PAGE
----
You may not realize that when nectar forage gets scarce robbing goes on all the time – it is stealthy and at a low level most of the time.  It only turns into the classic robbing frenzy under certain conditions – but even the stealth robbing that is much harder to spot can starve a nuc to death and add unnecessary stress to any hive.  I am convinced that it is a much bigger issue than most people think it is – and often why one hive does so well (expert thieves) and another fails to thrive (docile victims) – and is almost inevitable if you have Italian bees (notorious for robbing) in the same yard as Carniolians (famously docile.)

Robber screens work by separating the entrance to the hive from the smell which comes out of it – and since robbers find the entrance by homing in on the smell they go to the wrong place and are kept out by the screen, even though they can smell it.  The home bees will always be confused when you first add a robber screen (unless you do it when you first establish a hive in a new location) but they will figure it out if you give them about a week.  For a few days they will look pretty pathetic, so just try not to look.

Get Started Building a Robber Screen

As woodworking projects go they don’t get much easier than this – almost anyone should be able to build a robber screen like this with a bare minimum of tools.  A hammer and nails, any kind of saw, and a stapler are really all you need.

You can use pretty much any kind of scrap lumber for robber screens, but if you only have hand tools 1×2 furring strips ($3.14 / 8′)  from Lowe’s are really easy to work with.

A robber screen only has 2 critical dimensions – the width…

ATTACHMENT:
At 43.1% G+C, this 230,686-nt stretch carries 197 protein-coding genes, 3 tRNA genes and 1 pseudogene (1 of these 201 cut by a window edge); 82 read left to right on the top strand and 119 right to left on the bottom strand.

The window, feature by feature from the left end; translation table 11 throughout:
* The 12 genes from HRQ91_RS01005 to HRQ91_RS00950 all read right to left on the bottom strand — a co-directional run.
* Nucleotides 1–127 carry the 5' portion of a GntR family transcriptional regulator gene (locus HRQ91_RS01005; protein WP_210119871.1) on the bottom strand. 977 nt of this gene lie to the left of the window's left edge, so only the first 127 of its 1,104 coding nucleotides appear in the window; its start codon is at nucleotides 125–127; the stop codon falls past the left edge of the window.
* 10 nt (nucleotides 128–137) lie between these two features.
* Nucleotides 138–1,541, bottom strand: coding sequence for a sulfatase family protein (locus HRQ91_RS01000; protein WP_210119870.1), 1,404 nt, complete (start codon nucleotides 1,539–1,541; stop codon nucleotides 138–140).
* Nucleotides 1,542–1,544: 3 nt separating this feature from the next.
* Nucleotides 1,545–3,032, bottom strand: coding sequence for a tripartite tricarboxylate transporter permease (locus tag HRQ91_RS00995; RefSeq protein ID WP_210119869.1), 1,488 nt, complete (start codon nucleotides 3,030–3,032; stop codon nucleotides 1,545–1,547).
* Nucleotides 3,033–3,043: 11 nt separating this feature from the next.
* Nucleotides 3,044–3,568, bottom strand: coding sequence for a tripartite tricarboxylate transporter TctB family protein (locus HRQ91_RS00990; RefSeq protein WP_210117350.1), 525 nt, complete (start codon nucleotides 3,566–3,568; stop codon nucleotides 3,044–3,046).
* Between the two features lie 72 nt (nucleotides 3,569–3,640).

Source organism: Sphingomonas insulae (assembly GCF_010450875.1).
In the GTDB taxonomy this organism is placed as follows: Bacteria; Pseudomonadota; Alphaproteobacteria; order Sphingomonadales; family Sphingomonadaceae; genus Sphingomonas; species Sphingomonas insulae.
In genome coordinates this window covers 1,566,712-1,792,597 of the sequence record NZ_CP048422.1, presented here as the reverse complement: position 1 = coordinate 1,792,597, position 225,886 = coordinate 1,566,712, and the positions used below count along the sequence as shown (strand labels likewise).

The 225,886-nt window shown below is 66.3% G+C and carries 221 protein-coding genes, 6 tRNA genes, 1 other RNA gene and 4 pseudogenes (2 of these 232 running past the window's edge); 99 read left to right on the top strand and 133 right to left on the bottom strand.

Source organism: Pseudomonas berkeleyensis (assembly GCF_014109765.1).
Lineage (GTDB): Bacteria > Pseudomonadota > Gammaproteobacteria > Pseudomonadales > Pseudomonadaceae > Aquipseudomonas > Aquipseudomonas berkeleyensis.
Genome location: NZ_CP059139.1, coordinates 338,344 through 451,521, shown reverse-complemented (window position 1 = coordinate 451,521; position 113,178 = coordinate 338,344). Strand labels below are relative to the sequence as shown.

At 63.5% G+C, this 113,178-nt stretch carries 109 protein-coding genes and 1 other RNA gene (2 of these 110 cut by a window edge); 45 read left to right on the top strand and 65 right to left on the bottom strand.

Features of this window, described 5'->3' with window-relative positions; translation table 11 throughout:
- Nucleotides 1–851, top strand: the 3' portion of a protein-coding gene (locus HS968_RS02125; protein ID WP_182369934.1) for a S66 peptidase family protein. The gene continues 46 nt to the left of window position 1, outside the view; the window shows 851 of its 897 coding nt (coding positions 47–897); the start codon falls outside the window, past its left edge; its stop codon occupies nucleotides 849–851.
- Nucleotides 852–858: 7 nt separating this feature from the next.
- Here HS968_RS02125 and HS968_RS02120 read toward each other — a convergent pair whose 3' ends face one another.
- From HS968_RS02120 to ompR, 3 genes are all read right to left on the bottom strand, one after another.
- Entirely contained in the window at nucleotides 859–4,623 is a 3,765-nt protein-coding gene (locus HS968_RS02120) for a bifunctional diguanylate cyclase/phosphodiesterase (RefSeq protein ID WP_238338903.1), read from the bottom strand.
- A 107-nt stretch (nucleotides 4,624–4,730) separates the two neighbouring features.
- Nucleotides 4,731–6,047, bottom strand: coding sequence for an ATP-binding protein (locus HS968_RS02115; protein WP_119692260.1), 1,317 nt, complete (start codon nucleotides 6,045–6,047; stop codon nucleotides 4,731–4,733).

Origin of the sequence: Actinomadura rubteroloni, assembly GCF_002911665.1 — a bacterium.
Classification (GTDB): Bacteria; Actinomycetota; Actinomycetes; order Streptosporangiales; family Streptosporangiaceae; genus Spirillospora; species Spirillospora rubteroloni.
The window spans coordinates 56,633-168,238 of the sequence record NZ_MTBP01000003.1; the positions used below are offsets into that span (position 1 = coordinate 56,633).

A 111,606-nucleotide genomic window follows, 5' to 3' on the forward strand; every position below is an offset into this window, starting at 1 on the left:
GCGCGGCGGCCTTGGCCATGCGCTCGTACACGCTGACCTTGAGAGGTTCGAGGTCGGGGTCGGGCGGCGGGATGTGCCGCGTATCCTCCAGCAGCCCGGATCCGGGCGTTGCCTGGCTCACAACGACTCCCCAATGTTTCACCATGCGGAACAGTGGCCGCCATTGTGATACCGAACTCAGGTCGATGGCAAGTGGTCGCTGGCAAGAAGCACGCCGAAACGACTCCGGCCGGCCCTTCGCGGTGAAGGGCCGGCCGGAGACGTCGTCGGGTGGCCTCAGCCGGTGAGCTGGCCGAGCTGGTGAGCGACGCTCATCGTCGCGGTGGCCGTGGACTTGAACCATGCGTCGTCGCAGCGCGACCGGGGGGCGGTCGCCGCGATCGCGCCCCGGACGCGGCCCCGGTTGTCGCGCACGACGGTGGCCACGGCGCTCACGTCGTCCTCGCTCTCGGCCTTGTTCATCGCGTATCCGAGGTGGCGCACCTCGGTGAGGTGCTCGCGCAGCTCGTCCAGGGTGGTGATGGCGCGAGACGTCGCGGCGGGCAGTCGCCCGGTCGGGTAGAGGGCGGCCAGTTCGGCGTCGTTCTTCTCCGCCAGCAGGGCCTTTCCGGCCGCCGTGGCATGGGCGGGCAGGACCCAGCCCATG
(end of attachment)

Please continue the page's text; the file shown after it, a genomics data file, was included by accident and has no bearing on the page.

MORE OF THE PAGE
A robber screen needs to fit fairly tight between the sides of the bottom board – in this example that is about 12 5/16″ but yours will almost certainly differ.

and the height…

A robber screen needs to be lower than the bottom edge of the lid on a single box hive – or the hand hold cleat on a homemade hive body. In this example 5 -5 1/4″ would be about right.
Robber screens can be fitted to any size hive. In this picture the actual entrance is a round hole, and the home bees go in and out over the top of the screen. The bees on the outside of the screen near the entrance hole are robbers.

You don’t even need a tape measure you can just hold your material up to a hive and mark it…

These dimensions will vary depending on what size equipment you have.  Cut two sticks to your width, and 2 sticks the height that you want your screen to be.  You want to be able to use your screen on a single hive body – and don’t forget to take into account cleats that may be on home made hive bodies – your bees will go in and out over the top of the screen so give them enough room for that.  In other words, make them at least 1/2″ short of the lid or cleats when used with a single hive body.

Now that you have your sticks cut to length you will need a piece of screen – I am using aluminum screen wire for this example because it is easy to get and easy to cut with plain old scissors.  Hardware cloth or any kind of mesh will work as long as bees can’t go through it.  Cut your screen a little bit smaller than the finished size of your robber screen.

Staple the screen to one of the long sticks…

Use the side sticks to get the other long stick in position and staple the screen to it.  Now attach the sides.  A dab of exterior grade wood glue will make it more durable, but is not at all required…

Drive only one nail in each corner, and then check the frame for square…

Then finish nailing the corners and stapling the screen.  I suggest that you go ahead and drill two holes (if you have a drill) in the sides so that you can attach your screen with screws if needed…

And that is all there is to it.  Now you can get all the way through until winter without worrying about robbing.